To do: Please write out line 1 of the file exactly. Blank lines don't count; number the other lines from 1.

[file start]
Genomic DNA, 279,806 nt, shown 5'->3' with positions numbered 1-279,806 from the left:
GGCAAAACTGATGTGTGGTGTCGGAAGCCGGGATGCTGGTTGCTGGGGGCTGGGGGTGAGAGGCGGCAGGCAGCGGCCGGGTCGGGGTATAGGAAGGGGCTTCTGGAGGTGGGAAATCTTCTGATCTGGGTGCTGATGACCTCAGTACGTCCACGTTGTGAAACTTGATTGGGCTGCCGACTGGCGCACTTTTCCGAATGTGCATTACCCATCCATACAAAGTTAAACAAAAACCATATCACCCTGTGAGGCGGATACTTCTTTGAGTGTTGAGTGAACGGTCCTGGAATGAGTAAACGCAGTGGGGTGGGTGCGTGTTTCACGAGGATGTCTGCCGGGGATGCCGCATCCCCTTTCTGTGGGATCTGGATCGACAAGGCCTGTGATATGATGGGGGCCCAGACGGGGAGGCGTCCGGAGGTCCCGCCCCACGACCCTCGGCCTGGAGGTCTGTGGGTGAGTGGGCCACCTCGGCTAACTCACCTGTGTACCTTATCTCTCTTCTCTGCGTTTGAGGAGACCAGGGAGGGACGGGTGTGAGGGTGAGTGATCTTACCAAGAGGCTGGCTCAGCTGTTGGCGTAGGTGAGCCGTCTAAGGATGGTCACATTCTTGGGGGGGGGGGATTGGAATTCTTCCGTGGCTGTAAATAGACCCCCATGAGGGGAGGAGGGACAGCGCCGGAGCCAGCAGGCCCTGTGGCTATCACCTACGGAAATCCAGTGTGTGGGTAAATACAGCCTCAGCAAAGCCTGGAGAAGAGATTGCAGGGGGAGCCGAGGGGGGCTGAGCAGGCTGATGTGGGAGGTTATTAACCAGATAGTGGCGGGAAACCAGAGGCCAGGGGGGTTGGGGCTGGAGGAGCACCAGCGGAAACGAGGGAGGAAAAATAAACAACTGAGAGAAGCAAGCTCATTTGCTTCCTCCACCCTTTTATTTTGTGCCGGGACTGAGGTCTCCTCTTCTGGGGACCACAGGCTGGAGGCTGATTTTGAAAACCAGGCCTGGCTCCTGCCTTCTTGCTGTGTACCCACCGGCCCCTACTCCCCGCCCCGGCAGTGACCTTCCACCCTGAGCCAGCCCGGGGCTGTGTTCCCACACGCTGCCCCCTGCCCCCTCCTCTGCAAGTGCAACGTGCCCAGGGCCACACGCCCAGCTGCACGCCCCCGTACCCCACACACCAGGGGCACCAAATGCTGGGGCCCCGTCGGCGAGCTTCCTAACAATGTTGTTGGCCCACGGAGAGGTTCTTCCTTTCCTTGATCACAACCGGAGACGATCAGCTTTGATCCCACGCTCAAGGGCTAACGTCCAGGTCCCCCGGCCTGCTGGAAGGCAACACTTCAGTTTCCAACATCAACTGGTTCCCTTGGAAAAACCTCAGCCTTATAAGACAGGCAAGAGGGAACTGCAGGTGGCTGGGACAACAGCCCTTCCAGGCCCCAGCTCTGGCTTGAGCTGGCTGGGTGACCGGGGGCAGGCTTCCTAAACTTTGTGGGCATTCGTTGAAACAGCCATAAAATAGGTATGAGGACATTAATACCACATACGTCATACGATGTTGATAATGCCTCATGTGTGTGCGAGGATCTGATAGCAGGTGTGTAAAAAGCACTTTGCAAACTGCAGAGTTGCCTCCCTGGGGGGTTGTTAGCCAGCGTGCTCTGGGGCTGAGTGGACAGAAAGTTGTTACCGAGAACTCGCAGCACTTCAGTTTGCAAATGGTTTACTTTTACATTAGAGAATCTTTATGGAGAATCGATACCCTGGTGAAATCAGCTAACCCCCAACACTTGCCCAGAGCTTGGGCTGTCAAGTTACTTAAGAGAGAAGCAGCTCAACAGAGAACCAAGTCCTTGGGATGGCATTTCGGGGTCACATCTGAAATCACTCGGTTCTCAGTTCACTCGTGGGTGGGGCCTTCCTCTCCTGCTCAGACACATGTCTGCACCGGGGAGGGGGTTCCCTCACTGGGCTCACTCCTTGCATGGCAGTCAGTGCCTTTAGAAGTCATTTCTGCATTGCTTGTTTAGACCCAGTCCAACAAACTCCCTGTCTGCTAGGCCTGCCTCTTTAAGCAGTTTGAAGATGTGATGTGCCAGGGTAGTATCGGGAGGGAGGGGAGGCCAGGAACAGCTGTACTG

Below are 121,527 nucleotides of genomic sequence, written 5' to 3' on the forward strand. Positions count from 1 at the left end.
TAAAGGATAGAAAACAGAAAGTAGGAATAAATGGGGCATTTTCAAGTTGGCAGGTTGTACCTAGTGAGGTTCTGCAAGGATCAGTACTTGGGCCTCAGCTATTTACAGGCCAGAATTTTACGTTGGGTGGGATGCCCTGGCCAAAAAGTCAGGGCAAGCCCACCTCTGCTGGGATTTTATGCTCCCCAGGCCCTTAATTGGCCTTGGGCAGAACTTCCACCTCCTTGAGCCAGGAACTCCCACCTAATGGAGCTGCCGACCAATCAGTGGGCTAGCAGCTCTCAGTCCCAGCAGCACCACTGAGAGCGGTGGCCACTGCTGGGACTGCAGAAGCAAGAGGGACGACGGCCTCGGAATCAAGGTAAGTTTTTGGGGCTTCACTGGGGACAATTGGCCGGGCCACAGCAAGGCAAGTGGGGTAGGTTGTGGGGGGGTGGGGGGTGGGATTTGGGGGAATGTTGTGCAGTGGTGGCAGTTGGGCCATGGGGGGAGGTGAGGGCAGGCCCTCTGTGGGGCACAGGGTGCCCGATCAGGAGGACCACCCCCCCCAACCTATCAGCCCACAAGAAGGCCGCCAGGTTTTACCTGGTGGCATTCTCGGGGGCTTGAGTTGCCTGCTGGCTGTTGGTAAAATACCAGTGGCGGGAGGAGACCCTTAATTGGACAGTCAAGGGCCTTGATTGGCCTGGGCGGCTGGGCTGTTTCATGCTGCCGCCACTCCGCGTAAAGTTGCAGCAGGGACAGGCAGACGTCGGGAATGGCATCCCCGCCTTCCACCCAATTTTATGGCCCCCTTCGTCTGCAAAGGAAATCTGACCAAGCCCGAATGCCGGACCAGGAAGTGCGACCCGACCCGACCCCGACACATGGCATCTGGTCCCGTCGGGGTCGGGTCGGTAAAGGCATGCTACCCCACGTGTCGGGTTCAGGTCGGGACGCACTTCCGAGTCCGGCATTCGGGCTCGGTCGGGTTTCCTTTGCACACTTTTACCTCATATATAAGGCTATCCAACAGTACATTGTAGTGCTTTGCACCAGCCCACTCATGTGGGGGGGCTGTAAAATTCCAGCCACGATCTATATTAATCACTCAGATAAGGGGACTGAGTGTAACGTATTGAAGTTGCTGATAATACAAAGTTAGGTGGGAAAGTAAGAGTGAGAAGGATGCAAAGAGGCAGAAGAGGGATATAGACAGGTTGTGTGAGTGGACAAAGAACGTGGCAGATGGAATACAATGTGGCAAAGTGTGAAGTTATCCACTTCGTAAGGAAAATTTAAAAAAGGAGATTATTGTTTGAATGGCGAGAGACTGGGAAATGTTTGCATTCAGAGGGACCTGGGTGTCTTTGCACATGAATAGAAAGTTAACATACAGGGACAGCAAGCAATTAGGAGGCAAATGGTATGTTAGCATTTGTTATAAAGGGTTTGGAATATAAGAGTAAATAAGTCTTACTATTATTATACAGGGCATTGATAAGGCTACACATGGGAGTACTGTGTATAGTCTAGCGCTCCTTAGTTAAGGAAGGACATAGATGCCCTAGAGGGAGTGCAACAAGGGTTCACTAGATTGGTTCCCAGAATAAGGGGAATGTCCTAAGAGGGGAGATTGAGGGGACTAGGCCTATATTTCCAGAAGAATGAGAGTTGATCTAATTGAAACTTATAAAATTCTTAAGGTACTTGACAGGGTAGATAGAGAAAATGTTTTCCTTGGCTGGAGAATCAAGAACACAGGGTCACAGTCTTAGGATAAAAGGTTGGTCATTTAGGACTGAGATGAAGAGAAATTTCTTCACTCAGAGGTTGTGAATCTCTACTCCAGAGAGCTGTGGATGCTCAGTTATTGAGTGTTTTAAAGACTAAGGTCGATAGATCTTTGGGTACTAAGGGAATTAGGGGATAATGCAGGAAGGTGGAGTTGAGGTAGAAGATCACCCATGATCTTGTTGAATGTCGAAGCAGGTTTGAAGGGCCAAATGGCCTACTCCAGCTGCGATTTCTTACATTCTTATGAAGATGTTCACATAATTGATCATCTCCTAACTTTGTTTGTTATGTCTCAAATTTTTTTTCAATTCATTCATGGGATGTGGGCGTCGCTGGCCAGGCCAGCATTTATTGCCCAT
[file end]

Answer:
Genomic DNA, 279,806 nt, shown 5'->3' with positions numbered 1-279,806 from the left: